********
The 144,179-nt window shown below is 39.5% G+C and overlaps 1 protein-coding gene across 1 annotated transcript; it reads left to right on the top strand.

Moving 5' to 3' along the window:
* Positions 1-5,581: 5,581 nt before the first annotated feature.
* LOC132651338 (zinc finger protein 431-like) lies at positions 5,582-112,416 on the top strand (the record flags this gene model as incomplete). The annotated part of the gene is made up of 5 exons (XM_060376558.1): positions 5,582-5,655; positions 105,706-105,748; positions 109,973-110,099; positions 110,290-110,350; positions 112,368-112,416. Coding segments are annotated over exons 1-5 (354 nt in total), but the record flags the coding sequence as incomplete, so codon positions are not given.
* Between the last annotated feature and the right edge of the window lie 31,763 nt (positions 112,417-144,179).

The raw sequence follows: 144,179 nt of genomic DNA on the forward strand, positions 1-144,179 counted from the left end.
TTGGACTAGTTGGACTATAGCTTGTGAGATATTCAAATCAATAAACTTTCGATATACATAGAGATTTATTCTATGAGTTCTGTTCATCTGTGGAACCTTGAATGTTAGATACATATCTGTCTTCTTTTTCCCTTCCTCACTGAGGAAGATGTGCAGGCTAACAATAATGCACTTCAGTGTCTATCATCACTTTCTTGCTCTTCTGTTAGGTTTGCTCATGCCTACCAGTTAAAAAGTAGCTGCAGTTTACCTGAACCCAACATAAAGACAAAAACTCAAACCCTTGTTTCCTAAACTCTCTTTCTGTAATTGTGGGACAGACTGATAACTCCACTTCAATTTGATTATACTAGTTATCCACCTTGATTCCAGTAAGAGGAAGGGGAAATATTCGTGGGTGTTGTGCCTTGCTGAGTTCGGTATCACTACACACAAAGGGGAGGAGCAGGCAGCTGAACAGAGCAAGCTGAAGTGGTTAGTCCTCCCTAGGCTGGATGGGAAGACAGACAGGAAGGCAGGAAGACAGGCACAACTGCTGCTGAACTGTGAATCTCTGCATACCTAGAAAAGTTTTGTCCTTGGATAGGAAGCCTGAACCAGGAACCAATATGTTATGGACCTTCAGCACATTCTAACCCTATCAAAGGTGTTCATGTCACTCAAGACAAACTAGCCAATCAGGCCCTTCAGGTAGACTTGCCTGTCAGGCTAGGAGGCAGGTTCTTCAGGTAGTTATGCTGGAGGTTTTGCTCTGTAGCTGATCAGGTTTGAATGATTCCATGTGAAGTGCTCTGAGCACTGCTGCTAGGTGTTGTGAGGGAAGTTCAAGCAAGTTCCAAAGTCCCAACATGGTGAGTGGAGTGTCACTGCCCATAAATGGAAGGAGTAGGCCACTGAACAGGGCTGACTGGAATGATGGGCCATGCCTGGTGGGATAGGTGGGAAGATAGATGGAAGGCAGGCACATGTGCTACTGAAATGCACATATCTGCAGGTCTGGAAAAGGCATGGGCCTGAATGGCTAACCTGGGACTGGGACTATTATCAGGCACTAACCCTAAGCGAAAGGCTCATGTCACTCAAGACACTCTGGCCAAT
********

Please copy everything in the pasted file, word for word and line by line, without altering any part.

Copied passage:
The 144,179-nt window shown below is 39.5% G+C and overlaps 1 protein-coding gene across 1 annotated transcript; it reads left to right on the top strand.

Moving 5' to 3' along the window:
* Positions 1-5,581: 5,581 nt before the first annotated feature.
* LOC132651338 (zinc finger protein 431-like) lies at positions 5,582-112,416 on the top strand (the record flags this gene model as incomplete). The annotated part of the gene is made up of 5 exons (XM_060376558.1): positions 5,582-5,655; positions 105,706-105,748; positions 109,973-110,099; positions 110,290-110,350; positions 112,368-112,416. Coding segments are annotated over exons 1-5 (354 nt in total), but the record flags the coding sequence as incomplete, so codon positions are not given.
* Between the last annotated feature and the right edge of the window lie 31,763 nt (positions 112,417-144,179).

The raw sequence follows: 144,179 nt of genomic DNA on the forward strand, positions 1-144,179 counted from the left end.
TTGGACTAGTTGGACTATAGCTTGTGAGATATTCAAATCAATAAACTTTCGATATACATAGAGATTTATTCTATGAGTTCTGTTCATCTGTGGAACCTTGAATGTTAGATACATATCTGTCTTCTTTTTCCCTTCCTCACTGAGGAAGATGTGCAGGCTAACAATAATGCACTTCAGTGTCTATCATCACTTTCTTGCTCTTCTGTTAGGTTTGCTCATGCCTACCAGTTAAAAAGTAGCTGCAGTTTACCTGAACCCAACATAAAGACAAAAACTCAAACCCTTGTTTCCTAAACTCTCTTTCTGTAATTGTGGGACAGACTGATAACTCCACTTCAATTTGATTATACTAGTTATCCACCTTGATTCCAGTAAGAGGAAGGGGAAATATTCGTGGGTGTTGTGCCTTGCTGAGTTCGGTATCACTACACACAAAGGGGAGGAGCAGGCAGCTGAACAGAGCAAGCTGAAGTGGTTAGTCCTCCCTAGGCTGGATGGGAAGACAGACAGGAAGGCAGGAAGACAGGCACAACTGCTGCTGAACTGTGAATCTCTGCATACCTAGAAAAGTTTTGTCCTTGGATAGGAAGCCTGAACCAGGAACCAATATGTTATGGACCTTCAGCACATTCTAACCCTATCAAAGGTGTTCATGTCACTCAAGACAAACTAGCCAATCAGGCCCTTCAGGTAGACTTGCCTGTCAGGCTAGGAGGCAGGTTCTTCAGGTAGTTATGCTGGAGGTTTTGCTCTGTAGCTGATCAGGTTTGAATGATTCCATGTGAAGTGCTCTGAGCACTGCTGCTAGGTGTTGTGAGGGAAGTTCAAGCAAGTTCCAAAGTCCCAACATGGTGAGTGGAGTGTCACTGCCCATAAATGGAAGGAGTAGGCCACTGAACAGGGCTGACTGGAATGATGGGCCATGCCTGGTGGGATAGGTGGGAAGATAGATGGAAGGCAGGCACATGTGCTACTGAAATGCACATATCTGCAGGTCTGGAAAAGGCATGGGCCTGAATGGCTAACCTGGGACTGGGACTATTATCAGGCACTAACCCTAAGCGAAAGGCTCATGTCACTCAAGACACTCTGGCCAAT